Rays See Value In Longoria’s $100MM Extension

The Rays have made a name for themselves as a club that gets the most out of limited resources. So, when they commit $100MM, as they did with Evan Longoria’s six-year extension in November, it’s not too surprising to see Longoria himself refer to the figure as “an insane number.” The 23rd most lucrative extension in baseball history dwarfs the three-year, $28.5MM extension Tampa Bay gave Scott Kazmir in 2008, the team’s second highest entry on that all-time list. The money also clearly establishes Longoria as the focal point for a team that faces uncertainty about whether it will make a similar commitment to David Price.

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“Keeping David is the hot topic,” outfielder Sam Fuld told MLBTR. “Everybody’s aware that we do have the ability to keep him long-term, but it’s just a cost-benefit analysis of whether it’s worth doling out X amount of money for David and then having fewer dollars to spend on other guys.”

Ben Zobrist, who signed a four-year, $18MM extension in 2010, doesn’t subscribe to the idea that one high-dollar move necessarily precludes another. He, like Fuld and several other players who spoke to MLBTR this spring, ultimately views Longoria’s extension as a positive. Zobrist doesn’t think Rays management gave too much thought to Price when they were negotiating the deal for Longoria.

“Shoot, I don’t think that that’s what they were sitting around doing,” he said. “Like, hey, let’s do this, and not do this. I think they’re taking it one step at a time. With what we’ve got right now, and what our team’s looking like this year, our goal is to win a World Championship this year. They’ve got to make the best decisions they feel for our organization for this year and beyond. Evan was the step that they were able to make in the offseason, and I’m sure they’re trying to do more.”

Principal owner Stuart Sternberg told reporters last month that the team can “absolutely” re-sign Price, but he questioned what the Rays could afford to put around the left-hander if they did. Infielder Sean Rodriguez echoed those sentiments, and believes Longoria's deal is a sign of the team's financial mettle.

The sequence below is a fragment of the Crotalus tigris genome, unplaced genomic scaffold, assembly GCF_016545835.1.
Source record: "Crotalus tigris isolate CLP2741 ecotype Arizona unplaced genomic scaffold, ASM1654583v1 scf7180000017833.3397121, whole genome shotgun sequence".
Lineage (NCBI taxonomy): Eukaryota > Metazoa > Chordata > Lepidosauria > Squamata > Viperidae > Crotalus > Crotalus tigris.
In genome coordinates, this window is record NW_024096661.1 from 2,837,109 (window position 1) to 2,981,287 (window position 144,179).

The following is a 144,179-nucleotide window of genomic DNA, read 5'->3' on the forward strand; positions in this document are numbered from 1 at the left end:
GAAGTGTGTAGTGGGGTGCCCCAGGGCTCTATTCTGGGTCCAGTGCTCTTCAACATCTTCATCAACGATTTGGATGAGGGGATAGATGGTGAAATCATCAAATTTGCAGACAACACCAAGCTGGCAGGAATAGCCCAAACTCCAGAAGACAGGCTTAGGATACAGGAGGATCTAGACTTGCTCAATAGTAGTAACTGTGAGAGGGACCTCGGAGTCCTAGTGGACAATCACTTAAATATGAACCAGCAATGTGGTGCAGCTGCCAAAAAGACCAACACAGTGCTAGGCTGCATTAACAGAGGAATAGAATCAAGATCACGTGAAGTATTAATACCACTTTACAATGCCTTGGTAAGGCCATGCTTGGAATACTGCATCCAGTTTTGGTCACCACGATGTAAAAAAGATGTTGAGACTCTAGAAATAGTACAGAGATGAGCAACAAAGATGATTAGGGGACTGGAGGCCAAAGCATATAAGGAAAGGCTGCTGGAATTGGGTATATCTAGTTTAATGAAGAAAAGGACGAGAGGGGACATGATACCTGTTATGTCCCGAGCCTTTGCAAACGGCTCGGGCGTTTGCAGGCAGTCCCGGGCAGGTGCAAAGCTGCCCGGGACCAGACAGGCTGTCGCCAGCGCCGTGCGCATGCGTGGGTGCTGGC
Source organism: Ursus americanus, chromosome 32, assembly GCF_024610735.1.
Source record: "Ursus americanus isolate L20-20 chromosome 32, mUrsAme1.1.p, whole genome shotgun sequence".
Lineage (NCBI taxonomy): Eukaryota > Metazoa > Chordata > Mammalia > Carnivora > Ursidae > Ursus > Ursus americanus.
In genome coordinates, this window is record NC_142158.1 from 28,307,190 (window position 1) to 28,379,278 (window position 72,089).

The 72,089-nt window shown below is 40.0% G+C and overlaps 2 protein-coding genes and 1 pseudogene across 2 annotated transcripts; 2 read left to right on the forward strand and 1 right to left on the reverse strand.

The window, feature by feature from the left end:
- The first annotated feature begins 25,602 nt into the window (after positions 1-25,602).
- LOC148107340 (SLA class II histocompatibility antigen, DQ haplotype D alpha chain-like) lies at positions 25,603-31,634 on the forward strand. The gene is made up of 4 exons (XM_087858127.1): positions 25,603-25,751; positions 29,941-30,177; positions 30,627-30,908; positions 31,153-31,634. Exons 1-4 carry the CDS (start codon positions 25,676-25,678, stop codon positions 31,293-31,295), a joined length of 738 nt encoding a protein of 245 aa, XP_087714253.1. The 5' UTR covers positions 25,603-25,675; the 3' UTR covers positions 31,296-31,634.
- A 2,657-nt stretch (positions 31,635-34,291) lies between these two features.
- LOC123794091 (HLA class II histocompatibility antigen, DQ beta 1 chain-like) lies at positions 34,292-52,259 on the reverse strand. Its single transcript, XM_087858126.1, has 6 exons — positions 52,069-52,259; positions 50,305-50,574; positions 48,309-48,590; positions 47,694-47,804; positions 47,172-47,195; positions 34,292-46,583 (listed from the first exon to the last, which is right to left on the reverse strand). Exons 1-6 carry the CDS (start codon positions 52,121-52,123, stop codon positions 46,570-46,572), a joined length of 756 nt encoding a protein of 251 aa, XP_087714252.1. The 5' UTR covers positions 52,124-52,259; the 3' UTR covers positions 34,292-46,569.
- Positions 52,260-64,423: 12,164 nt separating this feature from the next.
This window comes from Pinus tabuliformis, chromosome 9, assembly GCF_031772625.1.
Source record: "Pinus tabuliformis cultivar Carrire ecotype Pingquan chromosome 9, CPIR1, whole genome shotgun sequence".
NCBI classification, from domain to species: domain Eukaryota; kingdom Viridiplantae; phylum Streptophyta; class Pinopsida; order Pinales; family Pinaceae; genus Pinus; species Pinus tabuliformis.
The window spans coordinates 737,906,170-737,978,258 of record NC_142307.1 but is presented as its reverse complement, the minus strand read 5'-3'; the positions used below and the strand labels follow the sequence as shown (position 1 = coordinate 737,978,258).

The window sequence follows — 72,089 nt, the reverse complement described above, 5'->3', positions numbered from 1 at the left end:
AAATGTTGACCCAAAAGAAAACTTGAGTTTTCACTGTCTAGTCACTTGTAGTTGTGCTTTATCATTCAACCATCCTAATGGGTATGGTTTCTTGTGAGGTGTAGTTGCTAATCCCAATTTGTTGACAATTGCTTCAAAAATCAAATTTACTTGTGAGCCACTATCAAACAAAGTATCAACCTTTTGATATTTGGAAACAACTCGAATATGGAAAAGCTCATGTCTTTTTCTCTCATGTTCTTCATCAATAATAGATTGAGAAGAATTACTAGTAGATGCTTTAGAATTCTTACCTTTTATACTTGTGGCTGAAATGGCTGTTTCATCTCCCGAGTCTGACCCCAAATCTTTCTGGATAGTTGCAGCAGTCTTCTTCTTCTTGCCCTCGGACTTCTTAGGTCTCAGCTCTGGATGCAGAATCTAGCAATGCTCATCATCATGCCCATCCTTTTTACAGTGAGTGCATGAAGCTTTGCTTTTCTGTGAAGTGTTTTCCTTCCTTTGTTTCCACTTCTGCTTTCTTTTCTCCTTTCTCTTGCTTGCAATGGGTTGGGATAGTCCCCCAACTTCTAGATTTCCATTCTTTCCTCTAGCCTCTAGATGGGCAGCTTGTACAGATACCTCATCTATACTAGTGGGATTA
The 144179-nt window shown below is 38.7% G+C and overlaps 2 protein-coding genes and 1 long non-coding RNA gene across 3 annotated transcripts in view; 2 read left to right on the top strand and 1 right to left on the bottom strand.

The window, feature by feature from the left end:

"When you see somebody that you’re willing to spend the money on and you want to use, whether it’s as the face of the franchise or what not, it says, yeah, we’re willing to spend the money if it’s somebody who’s going to contribute back to the team and we know it’s going to be beneficial for us to keep long term. Then we’ll do it," Rodriguez said. "That’s what they did with Longo. Hopefully they do that with 14 (Price).”

Even if it doesn't break the bank, Longoria’s deal comes with significant risks. Chief among them might be his durability after a partially torn left hamstring limited him to 74 games last season. Longoria will turn 37 in the final guaranteed year of the extension, and conventional wisdom suggests he’ll become increasingly injury prone as he ages. Manager Joe Maddon isn’t worried, though, based on his view that many players become less susceptible to nagging injuries over time as they continue to refine their workout programs and become further accustomed to the daily grind of the major league schedule. The manager also expressed his belief that a lavish contract doesn’t change a player’s approach, citing his five-category system for describing the attitudes of major league players. 

“For the most part, I think it just truly puts them into that category five player — all I want to do is win,” Maddon said. "They’ve gone through the other stages of this game and now they can really focus on one thing. The attempt to make a lot of money is gone, and now it’s just about winning only. I think that’s what happens most of the time. You get past, ‘I belong here and now I want to make some dough,’ and they do. Now when they show up at the ballpark there’s only one agenda: winning the World Series.”

Maddon praised Longoria for the way he’s handled the extension, one in which he’s solidified his status as a team leader without fostering envy in a clubhouse otherwise filled with players on much cheaper deals. It’s apparent that there’s no undercurrent of jealousy among his teammates.

“He’s one of the best players in the game; he deserves what he got,” right-hander Jeremy Hellickson said. "We’re happy for him, and it doesn’t really affect us too much.”

Pitchers Alex Cobb and Jeff Niemann said they take comfort in knowing Longoria, who led all major league third basemen in UZR in his last full season, will be at the hot corner for years to come. Hitters said they also see a benefit when a star like Longoria signs for the long haul.

“It’s great; it’s refreshing to see a guy who just really cares about the franchise, and that’s sort of a rarity these days,” Fuld said. “It’s kind of uplifting to everybody else. It really helps us buy into the team idea, because given the trades, releases and uncertainty of the game, it’s difficult sometimes to look at the team aspect of things. It’s easy to individualize things and just worry about yourself, but when somebody makes what some would term a sacrifice, it really puts a lot in perspective and allows us to focus on the team.”

Photo courtesy of USA Today Sports Images.


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